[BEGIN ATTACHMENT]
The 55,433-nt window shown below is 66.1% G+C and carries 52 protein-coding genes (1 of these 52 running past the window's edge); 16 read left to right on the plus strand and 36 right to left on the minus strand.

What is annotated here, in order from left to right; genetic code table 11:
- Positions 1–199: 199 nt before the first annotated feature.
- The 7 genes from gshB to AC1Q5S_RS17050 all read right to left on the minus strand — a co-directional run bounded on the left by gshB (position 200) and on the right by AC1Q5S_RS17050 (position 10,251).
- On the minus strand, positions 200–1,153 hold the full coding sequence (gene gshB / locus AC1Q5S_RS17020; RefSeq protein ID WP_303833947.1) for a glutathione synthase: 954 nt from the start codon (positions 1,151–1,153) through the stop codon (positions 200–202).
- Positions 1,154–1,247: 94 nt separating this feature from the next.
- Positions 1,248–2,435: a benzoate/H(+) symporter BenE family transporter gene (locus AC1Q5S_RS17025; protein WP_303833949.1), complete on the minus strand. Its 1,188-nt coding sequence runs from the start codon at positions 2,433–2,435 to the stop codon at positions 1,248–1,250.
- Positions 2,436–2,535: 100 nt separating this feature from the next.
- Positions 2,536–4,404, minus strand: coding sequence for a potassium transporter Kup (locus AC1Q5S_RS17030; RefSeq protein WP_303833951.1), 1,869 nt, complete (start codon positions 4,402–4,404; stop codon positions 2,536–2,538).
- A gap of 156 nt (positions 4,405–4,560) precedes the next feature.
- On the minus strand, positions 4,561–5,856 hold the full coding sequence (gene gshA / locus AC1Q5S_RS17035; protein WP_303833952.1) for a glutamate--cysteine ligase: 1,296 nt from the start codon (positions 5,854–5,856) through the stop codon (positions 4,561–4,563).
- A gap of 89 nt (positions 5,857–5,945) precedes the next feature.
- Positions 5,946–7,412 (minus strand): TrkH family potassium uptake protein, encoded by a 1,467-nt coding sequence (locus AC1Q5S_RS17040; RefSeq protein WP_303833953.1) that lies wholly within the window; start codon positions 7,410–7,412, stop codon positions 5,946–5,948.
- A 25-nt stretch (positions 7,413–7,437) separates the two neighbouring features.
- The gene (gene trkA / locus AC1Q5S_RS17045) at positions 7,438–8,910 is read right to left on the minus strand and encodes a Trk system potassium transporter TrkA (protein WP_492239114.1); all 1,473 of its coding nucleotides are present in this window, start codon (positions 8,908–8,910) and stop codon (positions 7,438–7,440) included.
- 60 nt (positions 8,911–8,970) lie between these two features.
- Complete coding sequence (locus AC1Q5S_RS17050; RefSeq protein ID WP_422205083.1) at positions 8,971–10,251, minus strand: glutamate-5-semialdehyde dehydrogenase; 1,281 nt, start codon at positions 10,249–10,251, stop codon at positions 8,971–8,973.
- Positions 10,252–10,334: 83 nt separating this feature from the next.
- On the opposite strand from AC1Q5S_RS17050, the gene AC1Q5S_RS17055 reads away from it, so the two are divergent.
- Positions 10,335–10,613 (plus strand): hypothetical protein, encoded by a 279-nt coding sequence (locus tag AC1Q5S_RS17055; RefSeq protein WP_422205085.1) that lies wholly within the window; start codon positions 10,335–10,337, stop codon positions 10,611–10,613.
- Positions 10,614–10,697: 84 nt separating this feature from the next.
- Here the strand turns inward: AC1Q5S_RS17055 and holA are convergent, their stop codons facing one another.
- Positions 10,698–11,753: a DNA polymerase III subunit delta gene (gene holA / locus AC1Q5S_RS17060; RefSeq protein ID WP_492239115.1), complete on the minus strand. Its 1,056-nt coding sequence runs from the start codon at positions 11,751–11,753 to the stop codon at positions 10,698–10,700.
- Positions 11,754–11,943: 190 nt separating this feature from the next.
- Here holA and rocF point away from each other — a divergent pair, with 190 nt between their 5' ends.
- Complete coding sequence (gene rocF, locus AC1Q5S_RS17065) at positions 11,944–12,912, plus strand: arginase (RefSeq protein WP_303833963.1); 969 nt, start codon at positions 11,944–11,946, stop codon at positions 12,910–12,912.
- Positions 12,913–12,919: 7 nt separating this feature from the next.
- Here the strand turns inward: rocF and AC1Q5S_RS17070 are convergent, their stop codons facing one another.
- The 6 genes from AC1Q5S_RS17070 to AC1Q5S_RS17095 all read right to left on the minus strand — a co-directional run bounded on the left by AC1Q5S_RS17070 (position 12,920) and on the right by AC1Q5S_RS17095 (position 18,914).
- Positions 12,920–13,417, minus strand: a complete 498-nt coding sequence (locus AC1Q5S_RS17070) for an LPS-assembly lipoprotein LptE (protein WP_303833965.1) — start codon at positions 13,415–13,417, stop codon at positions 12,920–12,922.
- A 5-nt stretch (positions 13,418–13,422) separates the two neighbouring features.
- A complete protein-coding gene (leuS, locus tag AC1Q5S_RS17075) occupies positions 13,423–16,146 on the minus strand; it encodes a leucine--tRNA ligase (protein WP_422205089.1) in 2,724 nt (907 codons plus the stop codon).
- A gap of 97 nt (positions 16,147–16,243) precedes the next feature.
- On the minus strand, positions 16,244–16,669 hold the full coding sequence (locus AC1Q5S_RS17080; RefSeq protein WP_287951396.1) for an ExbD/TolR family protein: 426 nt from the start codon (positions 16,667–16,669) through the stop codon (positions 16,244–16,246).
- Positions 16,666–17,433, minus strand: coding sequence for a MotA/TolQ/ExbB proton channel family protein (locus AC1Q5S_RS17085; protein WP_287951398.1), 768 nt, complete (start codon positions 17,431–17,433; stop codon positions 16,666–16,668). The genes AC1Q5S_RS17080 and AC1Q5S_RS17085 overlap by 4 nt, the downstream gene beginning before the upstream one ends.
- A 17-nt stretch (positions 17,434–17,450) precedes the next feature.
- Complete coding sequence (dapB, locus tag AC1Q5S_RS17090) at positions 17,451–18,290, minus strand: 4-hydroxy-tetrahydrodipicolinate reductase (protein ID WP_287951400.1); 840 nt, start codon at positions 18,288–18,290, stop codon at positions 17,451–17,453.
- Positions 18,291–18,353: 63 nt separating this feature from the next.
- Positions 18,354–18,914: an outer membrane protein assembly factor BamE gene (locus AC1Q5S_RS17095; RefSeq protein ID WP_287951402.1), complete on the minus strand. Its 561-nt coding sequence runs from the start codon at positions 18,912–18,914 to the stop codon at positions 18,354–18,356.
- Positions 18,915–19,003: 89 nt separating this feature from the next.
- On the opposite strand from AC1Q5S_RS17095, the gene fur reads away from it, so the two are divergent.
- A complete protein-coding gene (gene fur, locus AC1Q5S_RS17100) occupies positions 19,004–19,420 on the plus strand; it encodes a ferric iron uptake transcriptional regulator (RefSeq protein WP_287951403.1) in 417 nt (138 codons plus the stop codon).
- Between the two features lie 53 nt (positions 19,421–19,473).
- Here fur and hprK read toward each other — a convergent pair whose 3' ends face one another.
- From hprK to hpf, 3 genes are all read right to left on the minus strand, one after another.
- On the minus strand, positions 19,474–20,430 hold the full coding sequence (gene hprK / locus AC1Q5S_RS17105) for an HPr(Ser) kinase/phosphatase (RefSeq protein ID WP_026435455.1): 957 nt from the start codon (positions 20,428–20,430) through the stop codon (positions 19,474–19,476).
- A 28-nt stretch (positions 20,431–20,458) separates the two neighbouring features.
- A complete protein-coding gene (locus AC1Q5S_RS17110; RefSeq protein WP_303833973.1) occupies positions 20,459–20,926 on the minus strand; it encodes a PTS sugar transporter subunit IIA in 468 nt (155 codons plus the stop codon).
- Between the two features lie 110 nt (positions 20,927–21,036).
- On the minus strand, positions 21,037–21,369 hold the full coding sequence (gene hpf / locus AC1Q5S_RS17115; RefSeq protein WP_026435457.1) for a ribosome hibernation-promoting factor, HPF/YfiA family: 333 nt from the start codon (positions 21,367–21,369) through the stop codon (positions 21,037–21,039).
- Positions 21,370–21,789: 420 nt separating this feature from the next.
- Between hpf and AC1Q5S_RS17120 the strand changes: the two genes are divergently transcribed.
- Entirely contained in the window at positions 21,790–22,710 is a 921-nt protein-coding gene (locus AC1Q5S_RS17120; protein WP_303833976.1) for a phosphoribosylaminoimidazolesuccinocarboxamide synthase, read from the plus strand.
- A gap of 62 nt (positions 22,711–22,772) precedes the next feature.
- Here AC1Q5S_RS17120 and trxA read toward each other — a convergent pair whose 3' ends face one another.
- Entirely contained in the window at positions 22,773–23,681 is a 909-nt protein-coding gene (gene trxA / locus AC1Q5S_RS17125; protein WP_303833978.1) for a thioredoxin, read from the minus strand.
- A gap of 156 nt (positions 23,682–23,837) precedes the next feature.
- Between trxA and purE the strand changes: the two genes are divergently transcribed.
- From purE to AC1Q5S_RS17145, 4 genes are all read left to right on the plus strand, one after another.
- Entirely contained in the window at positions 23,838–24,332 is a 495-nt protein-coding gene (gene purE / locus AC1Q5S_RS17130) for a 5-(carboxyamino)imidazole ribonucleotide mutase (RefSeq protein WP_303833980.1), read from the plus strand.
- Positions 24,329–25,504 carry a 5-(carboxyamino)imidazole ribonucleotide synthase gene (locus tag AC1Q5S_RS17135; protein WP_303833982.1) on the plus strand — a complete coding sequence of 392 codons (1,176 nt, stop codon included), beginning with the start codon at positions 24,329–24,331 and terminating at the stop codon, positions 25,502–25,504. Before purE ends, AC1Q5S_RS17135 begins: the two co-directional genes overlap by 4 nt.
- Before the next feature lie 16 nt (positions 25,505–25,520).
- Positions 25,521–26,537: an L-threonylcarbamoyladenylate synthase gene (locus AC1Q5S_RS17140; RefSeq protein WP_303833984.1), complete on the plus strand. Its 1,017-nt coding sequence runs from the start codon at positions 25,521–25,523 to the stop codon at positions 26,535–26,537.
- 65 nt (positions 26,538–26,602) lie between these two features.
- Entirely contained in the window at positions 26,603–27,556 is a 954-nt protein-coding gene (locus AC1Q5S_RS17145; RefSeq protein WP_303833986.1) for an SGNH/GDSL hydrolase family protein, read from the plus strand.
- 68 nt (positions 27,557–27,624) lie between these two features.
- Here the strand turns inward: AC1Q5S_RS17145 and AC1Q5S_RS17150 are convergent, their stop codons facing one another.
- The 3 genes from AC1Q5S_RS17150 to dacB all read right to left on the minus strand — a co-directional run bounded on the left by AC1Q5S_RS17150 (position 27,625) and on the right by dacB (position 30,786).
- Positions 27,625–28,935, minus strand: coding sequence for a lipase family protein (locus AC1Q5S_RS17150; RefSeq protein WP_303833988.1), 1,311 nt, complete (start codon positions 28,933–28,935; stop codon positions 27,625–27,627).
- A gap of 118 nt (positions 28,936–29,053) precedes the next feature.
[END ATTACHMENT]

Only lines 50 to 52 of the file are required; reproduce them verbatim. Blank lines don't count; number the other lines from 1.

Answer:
- On the minus strand, positions 21,037–21,369 hold the full coding sequence (gene hpf / locus AC1Q5S_RS17115; RefSeq protein WP_026435457.1) for a ribosome hibernation-promoting factor, HPF/YfiA family: 333 nt from the start codon (positions 21,367–21,369) through the stop codon (positions 21,037–21,039).
- Positions 21,370–21,789: 420 nt separating this feature from the next.
- Between hpf and AC1Q5S_RS17120 the strand changes: the two genes are divergently transcribed.